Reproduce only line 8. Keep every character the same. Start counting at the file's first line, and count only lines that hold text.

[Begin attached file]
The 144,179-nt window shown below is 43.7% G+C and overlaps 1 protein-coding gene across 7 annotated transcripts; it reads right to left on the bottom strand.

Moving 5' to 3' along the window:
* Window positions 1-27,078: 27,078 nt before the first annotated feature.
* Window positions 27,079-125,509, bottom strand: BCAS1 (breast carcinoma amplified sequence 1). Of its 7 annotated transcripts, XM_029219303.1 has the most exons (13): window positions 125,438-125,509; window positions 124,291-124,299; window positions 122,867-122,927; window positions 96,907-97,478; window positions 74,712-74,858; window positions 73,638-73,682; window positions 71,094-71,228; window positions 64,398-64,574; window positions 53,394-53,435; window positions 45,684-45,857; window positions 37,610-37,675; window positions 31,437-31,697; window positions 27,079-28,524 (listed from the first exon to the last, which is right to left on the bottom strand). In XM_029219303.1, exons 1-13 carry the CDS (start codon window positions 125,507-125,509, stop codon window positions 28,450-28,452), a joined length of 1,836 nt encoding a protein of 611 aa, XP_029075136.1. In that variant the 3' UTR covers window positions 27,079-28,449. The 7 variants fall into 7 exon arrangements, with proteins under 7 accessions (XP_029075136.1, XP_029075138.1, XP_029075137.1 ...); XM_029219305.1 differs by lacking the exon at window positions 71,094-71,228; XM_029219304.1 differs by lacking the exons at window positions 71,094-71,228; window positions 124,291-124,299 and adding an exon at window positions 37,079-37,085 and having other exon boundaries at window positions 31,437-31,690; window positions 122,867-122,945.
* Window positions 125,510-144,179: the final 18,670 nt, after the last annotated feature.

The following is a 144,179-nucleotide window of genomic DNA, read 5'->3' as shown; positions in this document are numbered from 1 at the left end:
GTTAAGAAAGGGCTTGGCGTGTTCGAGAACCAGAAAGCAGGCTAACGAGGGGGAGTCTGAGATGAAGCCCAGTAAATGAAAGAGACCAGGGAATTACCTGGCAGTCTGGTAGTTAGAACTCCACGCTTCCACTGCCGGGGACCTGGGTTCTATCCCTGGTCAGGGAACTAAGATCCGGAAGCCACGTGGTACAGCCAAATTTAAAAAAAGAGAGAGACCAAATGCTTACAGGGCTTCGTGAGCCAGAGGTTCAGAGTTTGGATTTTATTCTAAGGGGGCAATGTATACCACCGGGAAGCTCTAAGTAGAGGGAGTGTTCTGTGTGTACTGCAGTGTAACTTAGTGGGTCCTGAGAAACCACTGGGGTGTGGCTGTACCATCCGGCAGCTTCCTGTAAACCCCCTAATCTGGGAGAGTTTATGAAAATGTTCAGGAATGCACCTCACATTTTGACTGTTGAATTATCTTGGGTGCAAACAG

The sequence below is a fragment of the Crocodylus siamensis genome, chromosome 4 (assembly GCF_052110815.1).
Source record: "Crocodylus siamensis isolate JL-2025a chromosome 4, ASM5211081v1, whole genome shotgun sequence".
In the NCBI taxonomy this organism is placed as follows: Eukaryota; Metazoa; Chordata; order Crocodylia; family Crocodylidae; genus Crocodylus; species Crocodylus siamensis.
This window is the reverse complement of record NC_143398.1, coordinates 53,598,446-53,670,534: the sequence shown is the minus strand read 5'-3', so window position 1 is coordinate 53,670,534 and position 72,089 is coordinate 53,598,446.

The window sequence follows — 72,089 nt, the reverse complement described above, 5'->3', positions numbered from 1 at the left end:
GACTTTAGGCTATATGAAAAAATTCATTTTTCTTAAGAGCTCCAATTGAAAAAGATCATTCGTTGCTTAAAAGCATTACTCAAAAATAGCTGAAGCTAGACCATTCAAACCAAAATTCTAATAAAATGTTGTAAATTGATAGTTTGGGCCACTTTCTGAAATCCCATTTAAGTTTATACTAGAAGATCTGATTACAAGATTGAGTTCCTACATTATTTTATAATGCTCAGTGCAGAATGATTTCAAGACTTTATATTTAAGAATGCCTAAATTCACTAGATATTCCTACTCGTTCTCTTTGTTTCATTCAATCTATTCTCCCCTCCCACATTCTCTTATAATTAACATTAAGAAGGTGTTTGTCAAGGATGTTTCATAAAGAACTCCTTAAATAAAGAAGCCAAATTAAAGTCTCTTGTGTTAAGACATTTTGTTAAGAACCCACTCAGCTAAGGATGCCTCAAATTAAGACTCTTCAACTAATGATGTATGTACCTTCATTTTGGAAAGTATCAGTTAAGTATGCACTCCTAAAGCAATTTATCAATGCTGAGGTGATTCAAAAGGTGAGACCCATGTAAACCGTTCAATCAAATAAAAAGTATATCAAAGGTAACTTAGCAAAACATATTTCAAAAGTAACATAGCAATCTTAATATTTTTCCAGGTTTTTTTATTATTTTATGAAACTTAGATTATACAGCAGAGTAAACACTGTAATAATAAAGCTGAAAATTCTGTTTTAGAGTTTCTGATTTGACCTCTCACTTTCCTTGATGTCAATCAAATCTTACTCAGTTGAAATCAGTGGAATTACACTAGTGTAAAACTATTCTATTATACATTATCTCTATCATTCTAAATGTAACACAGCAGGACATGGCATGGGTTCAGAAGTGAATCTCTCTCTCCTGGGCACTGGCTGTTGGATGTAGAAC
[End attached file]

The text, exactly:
The sequence below is a fragment of the Crocodylus siamensis genome, chromosome 4 (assembly GCF_052110815.1).